UAB Department of Cell, Developmental and Integrative Biology ranks fourth in nation for NIH funding

The ranking measured 79 anatomy/cell biology departments in U.S. medical schools.

Interior of Dr. Anath Shalev laboratory in the Division of Endocrinology, Diabetes, and Metabolism showing unidentified Asian male employee conducting research.The Department of Cell, Developmental and Integrative Biology at the University of Alabama at Birmingham continues its rise in the top tier of U.S. anatomy/cell biology departments. 

The department’s 2019 National Institutes of Health funding of $16,479,206 is ranked No. 4 in the nation out of 79 anatomy/cell biology basic science departments, according to a newly released report. Marcas Bamman, Ph.D., professor in the UAB CDIB department (pronounced “see-dib”), had the third highest NIH funding out of 821 principal investigators in the anatomy/cell biology departments, with funding of $6,600,693. Bamman is director of the UAB Center for Exercise Medicine

“While being ranked fourth is exciting and well deserved,” said Brad Yoder, Ph.D., professor and chair of CDIB, “I think the most important thing to recognize is that this is really a reflection of the exciting, innovative and impactful research that the faculty in CDIB are directing and that our trainees are performing.” CDIB is one of the basic science departments in the UAB School of Medicine

Two other CDIB researchers were in the top 100 in NIH funding in 2019, with more than $1 million — Yoder and Qin Wang, M.D., Ph.D., a CDIB professor. Fourteen other CDIB researchers had NIH funding in 2019, that averaged $464,000.

In 2017, CDIB ranked 14th in NIH funding, and in 2018, the department ranked ninth, according to annual reports of NIH funding compiled by the Blue Ridge Institute for Medical Research.

The research excellence of the CDIB department is partly the fruit of a 2012 merger of two former basic medical science departments at UAB.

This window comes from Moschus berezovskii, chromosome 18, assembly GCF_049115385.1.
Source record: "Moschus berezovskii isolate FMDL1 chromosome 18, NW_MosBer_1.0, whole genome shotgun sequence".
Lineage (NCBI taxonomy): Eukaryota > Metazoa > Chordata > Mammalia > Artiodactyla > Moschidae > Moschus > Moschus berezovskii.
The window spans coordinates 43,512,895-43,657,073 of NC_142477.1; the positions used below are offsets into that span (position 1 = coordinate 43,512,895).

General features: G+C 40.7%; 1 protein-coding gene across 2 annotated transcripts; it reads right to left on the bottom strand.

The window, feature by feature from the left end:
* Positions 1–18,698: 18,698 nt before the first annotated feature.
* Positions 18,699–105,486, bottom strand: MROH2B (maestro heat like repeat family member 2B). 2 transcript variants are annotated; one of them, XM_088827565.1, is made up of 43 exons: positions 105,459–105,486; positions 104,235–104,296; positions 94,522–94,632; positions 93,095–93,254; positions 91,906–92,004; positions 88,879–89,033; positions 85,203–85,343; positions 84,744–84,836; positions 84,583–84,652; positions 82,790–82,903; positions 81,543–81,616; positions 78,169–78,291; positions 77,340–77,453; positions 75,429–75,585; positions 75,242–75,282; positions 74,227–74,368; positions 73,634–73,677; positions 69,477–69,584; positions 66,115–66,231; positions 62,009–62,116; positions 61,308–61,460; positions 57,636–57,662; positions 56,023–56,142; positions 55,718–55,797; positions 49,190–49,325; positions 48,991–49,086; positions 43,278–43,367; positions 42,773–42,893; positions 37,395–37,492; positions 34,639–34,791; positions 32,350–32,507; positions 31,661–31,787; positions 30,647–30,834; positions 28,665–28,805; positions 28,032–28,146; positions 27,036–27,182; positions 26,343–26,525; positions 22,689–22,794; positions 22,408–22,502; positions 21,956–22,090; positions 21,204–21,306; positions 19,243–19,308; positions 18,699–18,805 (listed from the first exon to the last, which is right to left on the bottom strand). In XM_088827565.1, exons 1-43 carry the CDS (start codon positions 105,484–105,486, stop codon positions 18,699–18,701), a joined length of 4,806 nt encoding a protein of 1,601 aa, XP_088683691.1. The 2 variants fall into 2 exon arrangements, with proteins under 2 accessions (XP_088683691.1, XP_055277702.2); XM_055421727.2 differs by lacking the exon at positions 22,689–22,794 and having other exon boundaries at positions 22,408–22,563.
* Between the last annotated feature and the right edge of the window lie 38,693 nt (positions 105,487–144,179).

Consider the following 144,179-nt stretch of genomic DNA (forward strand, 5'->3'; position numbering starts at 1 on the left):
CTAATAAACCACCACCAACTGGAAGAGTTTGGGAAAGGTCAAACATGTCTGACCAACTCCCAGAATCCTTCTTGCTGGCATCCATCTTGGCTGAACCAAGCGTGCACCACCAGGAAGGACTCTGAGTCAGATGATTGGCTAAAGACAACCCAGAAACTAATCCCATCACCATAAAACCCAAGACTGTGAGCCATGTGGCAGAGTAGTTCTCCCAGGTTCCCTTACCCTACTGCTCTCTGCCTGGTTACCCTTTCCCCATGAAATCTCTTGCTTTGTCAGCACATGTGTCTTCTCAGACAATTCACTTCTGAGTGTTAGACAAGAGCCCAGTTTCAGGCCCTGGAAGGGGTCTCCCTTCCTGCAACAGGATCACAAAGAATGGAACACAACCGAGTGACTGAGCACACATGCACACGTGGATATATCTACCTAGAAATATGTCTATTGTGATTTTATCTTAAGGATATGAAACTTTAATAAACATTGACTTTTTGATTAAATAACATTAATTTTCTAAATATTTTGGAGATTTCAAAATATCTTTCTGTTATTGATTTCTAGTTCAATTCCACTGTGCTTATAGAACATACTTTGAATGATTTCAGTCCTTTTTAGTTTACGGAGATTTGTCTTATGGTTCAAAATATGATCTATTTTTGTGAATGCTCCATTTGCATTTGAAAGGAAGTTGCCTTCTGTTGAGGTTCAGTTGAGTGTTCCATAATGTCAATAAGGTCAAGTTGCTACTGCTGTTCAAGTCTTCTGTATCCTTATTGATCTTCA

CDIB4Brad Yoder, Ph.D., Qin Wang, M.D., Ph.D., and Marcas Bamman, Ph.D.“That merger between the former Department of Cell Biology and the Department of Physiology and Biophysics is really one of the major strengths that has contributed to our growth and high performance,” Yoder said. “We have a highly collegial and collaborative faculty with highly diverse research programs that span from very basic studies of how proteins fold and move around a cell, or how cells communicate with each other, to clinical studies that have direct impact on human health. This diversity has brought groups together to work on common biological problems from very different perspectives.”  

This interdisciplinary collaboration supports one of the pillars of UAB’s strategic plan, Forging the Future — the pillar of research, innovation and economic development.

At the time of the merger, UAB President Ray Watts, M.D., who was then the medical school dean, said, “The basic sciences — cell biology, physiology, microbiology, pharmacology, toxicology and neurobiology — are where breakthroughs in cancer, heart disease and neurological disorders often begin. The new department will leverage existing strengths of two faculties to help us move even faster toward the development of new treatments.”

At UAB, Bamman holds the University of Alabama Health Services Foundation School of Medicine Endowed Professorship in Regenerative and Translational Medicine, and Yoder holds the University of Alabama Health Services Foundation Endowed Chair in Biomedical Research.